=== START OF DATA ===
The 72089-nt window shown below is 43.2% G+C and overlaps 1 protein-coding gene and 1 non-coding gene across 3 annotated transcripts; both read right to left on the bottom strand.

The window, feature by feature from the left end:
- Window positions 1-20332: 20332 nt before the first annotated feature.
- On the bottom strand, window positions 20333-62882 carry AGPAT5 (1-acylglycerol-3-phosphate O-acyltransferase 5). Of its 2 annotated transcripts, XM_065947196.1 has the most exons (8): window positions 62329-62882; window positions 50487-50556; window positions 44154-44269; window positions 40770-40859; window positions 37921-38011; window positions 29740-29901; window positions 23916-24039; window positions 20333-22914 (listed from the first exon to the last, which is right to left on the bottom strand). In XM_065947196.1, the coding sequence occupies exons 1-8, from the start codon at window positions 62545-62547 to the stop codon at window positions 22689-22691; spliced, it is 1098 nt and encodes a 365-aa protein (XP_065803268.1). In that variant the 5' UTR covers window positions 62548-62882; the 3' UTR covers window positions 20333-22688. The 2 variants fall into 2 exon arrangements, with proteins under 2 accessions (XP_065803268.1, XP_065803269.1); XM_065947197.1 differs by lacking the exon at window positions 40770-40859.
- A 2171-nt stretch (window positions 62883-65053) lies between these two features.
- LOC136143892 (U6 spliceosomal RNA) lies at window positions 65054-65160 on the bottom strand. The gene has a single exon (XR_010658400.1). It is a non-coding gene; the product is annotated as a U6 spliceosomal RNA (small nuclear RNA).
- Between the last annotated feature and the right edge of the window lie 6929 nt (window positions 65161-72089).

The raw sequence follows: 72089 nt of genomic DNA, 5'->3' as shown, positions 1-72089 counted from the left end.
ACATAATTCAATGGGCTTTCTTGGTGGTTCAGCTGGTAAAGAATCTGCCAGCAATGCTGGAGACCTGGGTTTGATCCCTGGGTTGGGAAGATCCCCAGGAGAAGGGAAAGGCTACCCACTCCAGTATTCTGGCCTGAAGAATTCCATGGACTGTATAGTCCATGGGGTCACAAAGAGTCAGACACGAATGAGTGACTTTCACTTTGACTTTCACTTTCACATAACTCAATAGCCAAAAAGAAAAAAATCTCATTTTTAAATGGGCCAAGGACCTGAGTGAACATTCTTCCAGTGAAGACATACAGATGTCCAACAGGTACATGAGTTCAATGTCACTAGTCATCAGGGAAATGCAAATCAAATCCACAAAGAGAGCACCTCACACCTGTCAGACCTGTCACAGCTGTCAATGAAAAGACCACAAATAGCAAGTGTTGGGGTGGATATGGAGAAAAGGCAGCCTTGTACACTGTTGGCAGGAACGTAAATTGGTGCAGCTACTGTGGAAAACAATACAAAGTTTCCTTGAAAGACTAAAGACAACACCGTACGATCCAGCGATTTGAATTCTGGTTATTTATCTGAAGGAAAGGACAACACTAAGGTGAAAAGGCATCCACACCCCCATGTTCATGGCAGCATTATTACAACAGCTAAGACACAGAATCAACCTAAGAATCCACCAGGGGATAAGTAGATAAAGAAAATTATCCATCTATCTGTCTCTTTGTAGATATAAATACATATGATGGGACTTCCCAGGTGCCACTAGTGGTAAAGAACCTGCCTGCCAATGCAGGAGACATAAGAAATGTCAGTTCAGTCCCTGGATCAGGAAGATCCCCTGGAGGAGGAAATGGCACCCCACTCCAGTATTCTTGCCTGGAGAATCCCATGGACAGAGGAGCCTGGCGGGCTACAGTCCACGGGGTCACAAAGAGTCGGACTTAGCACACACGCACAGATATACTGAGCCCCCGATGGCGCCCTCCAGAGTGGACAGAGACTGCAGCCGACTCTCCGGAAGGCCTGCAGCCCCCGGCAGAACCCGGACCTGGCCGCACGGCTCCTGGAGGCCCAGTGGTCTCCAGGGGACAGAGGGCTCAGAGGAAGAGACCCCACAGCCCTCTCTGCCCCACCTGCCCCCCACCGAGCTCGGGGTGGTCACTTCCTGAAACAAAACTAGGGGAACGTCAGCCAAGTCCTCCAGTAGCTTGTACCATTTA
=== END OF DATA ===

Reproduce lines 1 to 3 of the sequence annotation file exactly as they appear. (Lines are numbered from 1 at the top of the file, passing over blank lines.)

The 72089-nt window shown below is 43.2% G+C and overlaps 1 protein-coding gene and 1 non-coding gene across 3 annotated transcripts; both read right to left on the bottom strand.

The window, feature by feature from the left end:
- Window positions 1-20332: 20332 nt before the first annotated feature.